How is The Single Dad Detour different than any other books out there for single fathers?
I tried to write something that would encourage guys with a little humor and offer some practical advice. There are way too many books for dads written by someone with a PhD. I really wanted something for the Joe Blows out there. Blue collar guys, who aren’t crazy about reading but need some hope.
I tried to add a lot of humor by laughing at myself. I made some pretty dumb decisions as I raised my kids through those single years.
Finally, I think the action points and the suggested prayers at the end of each chapter help dads have something to think about. I even included a few QR codes for younger dads who like to absorb content from several avenues outside the book itself.
What kind of research did you do to sharpen the content?
In addition to hours of internet research on single parenting, I interviewed a lot of single dads from around the world. Not just divorced men, but widowers and never married dads too. I felt it was important to give readers a well-rounded view, rather than just a book full of my own experiences. Although, there’s a lot of my own story in there.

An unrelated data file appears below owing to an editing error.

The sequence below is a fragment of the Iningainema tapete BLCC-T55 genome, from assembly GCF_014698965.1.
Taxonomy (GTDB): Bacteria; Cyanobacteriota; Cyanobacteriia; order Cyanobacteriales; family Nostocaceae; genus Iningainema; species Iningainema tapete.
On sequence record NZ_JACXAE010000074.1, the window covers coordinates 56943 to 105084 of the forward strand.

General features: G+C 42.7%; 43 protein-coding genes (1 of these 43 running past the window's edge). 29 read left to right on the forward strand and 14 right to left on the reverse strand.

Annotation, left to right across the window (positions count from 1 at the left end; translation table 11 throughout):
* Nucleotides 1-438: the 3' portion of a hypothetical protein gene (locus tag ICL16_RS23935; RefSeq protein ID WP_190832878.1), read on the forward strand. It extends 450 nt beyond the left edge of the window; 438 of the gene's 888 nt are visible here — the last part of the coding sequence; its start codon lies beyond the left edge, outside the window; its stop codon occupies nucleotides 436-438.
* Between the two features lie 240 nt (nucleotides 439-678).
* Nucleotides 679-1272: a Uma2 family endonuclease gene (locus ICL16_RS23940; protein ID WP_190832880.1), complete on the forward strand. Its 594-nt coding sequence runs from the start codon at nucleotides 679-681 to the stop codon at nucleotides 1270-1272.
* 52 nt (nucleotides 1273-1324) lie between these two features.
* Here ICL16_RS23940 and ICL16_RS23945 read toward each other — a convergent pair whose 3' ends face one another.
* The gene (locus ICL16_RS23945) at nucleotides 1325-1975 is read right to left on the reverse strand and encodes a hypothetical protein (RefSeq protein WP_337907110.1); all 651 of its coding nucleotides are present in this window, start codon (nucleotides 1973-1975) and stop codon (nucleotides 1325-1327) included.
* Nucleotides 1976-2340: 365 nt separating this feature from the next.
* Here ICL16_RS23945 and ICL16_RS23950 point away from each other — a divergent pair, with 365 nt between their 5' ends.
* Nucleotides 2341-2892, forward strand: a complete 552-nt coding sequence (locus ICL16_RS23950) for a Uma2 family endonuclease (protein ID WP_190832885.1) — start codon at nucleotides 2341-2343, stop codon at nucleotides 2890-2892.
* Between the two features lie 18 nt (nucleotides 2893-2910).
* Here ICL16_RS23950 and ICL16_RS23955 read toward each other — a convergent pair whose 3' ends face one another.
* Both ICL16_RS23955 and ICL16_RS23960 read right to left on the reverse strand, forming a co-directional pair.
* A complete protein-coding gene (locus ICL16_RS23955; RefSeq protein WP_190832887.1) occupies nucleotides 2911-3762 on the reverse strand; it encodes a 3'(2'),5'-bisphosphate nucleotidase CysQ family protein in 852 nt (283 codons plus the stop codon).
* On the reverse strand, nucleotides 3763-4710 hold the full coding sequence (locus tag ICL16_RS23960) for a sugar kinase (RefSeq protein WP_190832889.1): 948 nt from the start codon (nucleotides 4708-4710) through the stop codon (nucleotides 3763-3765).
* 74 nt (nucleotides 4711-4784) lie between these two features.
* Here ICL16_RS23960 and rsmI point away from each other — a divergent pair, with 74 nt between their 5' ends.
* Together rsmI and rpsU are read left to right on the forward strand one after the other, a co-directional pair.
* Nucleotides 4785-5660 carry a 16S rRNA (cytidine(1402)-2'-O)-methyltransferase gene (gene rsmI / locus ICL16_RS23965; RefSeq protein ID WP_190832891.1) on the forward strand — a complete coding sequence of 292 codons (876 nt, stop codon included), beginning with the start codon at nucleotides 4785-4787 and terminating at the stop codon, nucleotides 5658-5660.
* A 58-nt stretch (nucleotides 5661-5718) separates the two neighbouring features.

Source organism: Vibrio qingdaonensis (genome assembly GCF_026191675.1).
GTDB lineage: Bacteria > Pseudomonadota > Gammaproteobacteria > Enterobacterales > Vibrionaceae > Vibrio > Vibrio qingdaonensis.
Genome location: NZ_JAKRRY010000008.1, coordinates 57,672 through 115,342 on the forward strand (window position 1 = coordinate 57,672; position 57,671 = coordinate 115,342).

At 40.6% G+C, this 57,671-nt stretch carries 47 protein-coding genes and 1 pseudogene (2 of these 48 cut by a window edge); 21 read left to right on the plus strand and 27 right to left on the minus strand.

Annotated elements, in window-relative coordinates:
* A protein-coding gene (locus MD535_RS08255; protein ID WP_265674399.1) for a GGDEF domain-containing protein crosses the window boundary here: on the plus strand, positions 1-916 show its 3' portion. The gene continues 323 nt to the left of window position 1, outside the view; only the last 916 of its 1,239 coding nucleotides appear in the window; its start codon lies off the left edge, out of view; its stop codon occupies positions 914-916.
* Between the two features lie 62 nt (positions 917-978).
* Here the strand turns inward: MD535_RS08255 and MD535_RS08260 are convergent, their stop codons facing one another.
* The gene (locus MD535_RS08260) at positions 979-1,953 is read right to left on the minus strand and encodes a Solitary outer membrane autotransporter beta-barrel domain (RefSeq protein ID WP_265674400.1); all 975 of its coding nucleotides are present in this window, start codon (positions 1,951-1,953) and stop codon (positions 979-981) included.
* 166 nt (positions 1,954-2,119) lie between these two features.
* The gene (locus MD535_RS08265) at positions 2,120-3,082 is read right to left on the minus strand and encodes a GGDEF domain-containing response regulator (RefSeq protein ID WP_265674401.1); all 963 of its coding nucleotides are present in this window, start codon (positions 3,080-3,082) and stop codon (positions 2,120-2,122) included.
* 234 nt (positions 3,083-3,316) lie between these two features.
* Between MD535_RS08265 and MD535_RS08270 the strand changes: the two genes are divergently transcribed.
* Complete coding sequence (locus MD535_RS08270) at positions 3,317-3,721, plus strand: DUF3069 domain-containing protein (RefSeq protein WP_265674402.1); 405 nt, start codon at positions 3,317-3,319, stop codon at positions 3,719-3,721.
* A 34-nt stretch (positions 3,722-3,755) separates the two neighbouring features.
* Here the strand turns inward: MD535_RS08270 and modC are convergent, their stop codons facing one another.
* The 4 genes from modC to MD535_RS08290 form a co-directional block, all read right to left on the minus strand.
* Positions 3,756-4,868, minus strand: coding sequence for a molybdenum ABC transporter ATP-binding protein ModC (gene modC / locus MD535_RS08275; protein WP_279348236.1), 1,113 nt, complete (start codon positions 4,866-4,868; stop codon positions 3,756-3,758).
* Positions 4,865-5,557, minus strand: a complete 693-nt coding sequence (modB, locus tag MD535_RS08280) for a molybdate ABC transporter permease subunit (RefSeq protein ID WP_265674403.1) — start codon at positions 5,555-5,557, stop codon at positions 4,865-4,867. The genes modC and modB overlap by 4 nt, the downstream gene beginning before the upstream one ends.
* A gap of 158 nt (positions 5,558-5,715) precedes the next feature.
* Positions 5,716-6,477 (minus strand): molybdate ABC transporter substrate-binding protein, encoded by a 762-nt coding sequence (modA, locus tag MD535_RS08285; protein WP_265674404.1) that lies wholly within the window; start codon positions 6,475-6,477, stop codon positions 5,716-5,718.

I appreciated this book so much and I am neither male nor divorced. What value do you feel women or married men might get from reading your book?
Well I’m sure more women are picking up this book than men. They are buying it for a guy they know (maybe their son, brother or nephew who is a single dad). Maybe even a few girlfriends are finding it helpful as they begin dating a single dad.
But yes you’re right about married men too. I think any dad will find it useful as they try to navigate through parenting. These issues I address are not exclusive to single fathers. These are common issues that every single dad (no pun intended) will find useful. These things like our health, self-worth, our identity in Christ, how to shepherd our kids, even cooking and house-keeping issues—all are topics we struggle with as parents—married or not.